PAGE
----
Sunday, July 22, 2012

How Obamacare WORSENS Poverty, Part II

Earlier today, we analyzed and summarized some of the points made in testimony before a Ways and Means subcommittee hearing by the Urban Institute’s Gene Steuerle — namely, that current welfare policies impose a “poverty trap” on low and middle-income families, a trap that Obamacare will both extend and worsen.  But another point worth highlighting in Steuerle’s testimony is the way in which current welfare policy discourages — and actually penalizes — marriage among working-class families:

Essentially, when moderate-income couples marry, their marginal tax rate moves up from, say, 25 percent, to the 50 and 80 percent ranges shown above.  For instance, a moderate income male marrying a working mother with children can easily cause her to lose EITC, SNAP, Medicaid, and other benefits as well….Someone looking at our system from Mars would conclude that we don’t want moderate income families with children to marry, since we penalize them, but we do want older households (at ages when children are likely to be gone) to marry, since we subsidize them….

Marriage penalties or subsidies are assessed primarily for taking wedding vows, not for living together with another adult.  Those who do not feel morally compelled to swear fidelity in religious or public ceremonies for the most part do not suffer the penalties.  Our tax and welfare system thus favors those who consider marriage an option — to be avoided when there are penalties and engaged when there are bonuses.  The losers tend to be those who consider marriage vows to be sacred.

Yesterday’s New York Times included a very compelling article, entitled “Two Classes, Divided by ‘I Do,’” that speaks to this very point.  The article examines two families in Michigan — one headed by a single parent struggling to make ends meet, the other headed by a married couple able to live a more affluent lifestyle on two incomes.  The article notes that among higher-income households, marriage tends to perpetuate affluence, whereas in lower-income families, the lack of marriage can exacerbate poverty:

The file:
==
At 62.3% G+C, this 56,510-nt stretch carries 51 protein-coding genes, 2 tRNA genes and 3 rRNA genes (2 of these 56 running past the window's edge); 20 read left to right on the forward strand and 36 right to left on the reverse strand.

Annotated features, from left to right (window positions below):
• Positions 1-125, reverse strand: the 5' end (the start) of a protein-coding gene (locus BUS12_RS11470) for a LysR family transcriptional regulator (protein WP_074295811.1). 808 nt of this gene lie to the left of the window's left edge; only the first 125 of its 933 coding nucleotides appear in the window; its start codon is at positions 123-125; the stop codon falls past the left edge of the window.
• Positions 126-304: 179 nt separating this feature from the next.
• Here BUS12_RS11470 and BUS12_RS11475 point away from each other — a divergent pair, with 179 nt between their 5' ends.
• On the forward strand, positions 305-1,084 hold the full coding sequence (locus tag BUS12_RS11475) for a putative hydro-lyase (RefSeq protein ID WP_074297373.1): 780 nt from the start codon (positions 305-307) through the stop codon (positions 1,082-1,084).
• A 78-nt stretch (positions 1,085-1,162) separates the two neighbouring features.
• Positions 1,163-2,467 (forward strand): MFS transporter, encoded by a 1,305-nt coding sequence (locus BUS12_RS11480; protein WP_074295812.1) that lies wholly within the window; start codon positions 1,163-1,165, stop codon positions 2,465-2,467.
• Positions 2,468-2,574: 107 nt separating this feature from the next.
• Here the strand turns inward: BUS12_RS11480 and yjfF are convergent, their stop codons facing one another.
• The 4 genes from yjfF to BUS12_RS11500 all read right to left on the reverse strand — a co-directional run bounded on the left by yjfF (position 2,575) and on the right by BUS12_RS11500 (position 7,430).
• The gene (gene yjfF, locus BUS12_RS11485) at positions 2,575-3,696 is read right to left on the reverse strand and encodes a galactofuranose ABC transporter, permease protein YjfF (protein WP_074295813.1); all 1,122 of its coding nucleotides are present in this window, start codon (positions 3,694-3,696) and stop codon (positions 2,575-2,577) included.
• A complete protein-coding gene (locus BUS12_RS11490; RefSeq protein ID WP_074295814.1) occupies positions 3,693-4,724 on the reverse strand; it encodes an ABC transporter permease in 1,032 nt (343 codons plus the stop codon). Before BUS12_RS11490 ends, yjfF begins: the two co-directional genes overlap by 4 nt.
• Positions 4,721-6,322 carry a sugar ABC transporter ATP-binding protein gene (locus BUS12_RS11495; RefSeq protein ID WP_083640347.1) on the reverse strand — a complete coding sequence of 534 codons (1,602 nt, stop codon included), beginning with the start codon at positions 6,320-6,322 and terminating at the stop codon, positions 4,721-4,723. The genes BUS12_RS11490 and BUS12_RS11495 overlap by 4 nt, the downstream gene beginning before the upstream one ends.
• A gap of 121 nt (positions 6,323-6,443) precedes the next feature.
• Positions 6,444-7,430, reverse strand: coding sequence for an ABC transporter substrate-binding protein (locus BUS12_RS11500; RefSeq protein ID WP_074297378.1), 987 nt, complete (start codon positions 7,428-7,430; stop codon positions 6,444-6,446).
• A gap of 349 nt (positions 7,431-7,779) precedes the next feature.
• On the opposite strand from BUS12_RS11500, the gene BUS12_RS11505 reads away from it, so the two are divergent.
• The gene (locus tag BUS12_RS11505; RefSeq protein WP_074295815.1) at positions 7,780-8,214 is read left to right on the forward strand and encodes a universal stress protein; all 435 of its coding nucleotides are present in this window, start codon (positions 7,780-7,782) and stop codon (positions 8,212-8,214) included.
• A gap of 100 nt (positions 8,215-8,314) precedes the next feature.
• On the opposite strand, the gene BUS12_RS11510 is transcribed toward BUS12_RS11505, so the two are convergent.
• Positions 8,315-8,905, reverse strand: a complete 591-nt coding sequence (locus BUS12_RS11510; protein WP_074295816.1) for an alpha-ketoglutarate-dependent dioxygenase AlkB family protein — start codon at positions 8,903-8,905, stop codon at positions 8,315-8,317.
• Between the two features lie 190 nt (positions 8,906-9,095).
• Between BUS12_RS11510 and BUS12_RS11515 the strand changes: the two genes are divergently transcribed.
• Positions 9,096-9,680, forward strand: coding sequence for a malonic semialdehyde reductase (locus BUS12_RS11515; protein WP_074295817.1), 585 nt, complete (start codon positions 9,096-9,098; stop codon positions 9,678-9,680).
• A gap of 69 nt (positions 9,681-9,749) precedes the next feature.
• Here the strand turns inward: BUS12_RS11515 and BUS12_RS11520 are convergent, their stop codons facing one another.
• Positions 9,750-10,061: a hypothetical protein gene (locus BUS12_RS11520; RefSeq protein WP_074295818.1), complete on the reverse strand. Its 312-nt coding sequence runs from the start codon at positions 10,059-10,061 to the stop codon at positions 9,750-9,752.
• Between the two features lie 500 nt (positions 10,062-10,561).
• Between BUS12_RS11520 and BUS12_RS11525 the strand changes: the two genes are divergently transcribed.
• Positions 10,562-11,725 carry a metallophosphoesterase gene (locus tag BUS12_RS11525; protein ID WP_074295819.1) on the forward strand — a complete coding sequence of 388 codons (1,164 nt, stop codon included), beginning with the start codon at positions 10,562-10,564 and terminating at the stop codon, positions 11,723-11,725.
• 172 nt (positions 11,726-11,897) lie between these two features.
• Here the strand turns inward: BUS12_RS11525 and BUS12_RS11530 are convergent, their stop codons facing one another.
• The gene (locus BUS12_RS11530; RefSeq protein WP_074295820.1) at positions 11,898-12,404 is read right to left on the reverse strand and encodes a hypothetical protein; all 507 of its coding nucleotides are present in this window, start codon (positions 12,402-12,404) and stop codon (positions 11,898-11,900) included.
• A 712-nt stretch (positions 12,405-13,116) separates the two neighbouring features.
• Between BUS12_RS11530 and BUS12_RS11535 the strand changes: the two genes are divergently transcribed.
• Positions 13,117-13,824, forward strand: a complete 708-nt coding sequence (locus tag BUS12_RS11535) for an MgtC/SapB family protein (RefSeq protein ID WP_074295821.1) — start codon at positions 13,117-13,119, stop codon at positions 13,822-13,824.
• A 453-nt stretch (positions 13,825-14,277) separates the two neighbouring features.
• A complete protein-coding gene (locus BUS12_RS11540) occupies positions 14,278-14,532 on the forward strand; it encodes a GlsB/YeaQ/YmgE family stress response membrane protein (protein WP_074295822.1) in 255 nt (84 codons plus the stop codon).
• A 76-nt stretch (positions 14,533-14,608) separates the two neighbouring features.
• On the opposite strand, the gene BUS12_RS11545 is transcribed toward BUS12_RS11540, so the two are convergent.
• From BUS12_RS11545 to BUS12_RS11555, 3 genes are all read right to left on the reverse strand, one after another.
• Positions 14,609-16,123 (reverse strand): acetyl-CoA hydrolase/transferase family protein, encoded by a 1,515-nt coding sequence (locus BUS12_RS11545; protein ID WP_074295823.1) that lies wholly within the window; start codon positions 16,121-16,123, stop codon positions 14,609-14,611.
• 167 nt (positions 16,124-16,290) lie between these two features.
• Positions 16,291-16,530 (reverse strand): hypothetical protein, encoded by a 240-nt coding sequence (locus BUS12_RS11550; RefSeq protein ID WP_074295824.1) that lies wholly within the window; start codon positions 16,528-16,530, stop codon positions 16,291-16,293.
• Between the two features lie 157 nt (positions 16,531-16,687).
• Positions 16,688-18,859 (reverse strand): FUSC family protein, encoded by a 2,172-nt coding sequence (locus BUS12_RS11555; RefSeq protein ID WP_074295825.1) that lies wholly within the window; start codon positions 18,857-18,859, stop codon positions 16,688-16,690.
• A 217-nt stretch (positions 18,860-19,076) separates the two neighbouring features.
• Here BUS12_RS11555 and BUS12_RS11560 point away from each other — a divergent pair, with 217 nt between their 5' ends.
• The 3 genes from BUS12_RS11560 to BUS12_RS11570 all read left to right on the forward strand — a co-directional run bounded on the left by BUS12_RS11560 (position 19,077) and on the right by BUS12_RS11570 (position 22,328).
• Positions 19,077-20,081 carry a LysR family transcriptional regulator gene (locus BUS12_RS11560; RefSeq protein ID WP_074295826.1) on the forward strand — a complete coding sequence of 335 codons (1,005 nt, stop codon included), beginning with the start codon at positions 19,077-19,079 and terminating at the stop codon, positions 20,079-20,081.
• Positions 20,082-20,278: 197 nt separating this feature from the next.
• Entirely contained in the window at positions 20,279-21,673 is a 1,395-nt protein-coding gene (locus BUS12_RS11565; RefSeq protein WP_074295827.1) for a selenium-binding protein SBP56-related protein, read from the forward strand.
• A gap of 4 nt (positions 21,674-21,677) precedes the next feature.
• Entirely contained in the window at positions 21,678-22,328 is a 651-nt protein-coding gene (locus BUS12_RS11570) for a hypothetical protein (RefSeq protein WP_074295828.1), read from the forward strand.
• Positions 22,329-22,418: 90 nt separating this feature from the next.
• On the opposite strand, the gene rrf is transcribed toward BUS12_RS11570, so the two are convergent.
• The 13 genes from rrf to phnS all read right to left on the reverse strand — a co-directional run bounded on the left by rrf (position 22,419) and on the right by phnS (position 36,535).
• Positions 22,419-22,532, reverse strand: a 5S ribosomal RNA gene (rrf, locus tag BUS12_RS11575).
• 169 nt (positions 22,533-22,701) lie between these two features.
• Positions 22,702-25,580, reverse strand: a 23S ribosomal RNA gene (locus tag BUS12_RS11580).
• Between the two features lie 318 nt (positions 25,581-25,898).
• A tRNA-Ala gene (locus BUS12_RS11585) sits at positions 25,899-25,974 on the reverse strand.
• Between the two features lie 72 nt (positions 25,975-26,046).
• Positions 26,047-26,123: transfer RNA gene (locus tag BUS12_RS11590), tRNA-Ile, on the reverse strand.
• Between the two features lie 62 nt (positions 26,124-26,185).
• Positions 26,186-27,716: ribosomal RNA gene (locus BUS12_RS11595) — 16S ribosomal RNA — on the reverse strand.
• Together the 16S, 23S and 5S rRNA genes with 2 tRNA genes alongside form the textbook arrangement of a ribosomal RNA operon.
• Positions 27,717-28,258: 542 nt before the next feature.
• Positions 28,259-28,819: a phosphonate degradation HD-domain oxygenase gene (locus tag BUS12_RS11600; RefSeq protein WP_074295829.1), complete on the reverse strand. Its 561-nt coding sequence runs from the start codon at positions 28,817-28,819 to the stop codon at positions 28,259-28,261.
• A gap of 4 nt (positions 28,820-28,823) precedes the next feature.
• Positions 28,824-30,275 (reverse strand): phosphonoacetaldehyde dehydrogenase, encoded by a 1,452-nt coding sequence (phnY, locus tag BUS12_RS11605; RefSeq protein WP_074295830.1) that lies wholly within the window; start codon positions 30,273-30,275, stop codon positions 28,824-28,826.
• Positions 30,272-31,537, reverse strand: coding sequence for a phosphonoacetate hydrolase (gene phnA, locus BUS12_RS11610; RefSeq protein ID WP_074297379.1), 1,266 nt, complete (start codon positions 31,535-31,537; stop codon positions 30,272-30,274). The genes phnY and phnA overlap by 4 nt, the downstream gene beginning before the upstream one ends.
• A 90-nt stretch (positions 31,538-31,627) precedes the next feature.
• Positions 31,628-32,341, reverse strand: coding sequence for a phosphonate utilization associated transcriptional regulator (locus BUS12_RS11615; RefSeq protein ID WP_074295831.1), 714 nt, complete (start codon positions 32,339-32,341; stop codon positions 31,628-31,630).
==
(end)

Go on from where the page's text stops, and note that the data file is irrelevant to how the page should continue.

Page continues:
Estimates vary widely, but scholars have said that changes in marriage patterns — as opposed to changes in individual earnings — may account for as much as 40 percent of the growth in certain measures of inequality.  Long a nation of economic extremes, the United States is also becoming a society of family haves and family have-nots, with marriage and its rewards evermore confined to the fortunate classes.  “It is the privileged Americans who are marrying, and marrying helps them stay privileged,” said Andrew Cherlin, a sociologist at Johns Hopkins University.

About 41 percent of births in the United States occur outside marriage, up sharply from 17 percent three decades ago.  But equally sharp are the educational divides, according to an analysis by Child Trends, a Washington research group.  Less than 10 percent of the births to college-educated women occur outside marriage, while for women with high school degrees or less the figure is nearly 60 percent….While many children of single mothers flourish (two of the last three presidents had mothers who were single during part of their childhood), a large body of research shows that they are more likely than similar children with married parents to experience childhood poverty, act up in class, become teenage parents and drop out of school.

Sara McLanahan, a Princeton sociologist, warns that family structure increasingly consigns children to “diverging destinies.”  Married couples are having children later than they used to, divorcing less and investing heavily in parenting time.  By contrast, a growing share of single mothers have never married, and many have children with more than one man.  “The people with more education tend to have stable family structures with committed, involved fathers,” Ms. McLanahan said.  “The people with less education are more likely to have complex, unstable situations involving men who come and go.”

She said, “I think this process is creating greater gaps in these children’s life chances.”

At a time when our current welfare policy penalizes marriage — and when a growing trend of sociological studies show that marriage patterns among lower-income families are exacerbating poverty and inequality — what does Obamacare do?  It imposes yet another marriage penalty on low and middle-income households: “Two individuals who make between $61,600 and $91,200 in 2014 will not benefit from [health insurance subsidies] if they decide to marry, but both individuals can qualify for the tax credit if they remain unmarried or if they decide to divorce.”

As yesterday’s New York Times article demonstrated using real-life examples, marriage and stable two-parent households can mean the difference between relative comfort and the struggles of poverty.  Yet current government policy discourages marriage — and Obamacare makes these bad policies worse.  It’s one more reason why the law will actually harm those it intends to help, by perpetuating the cycle of poverty and dependence in America.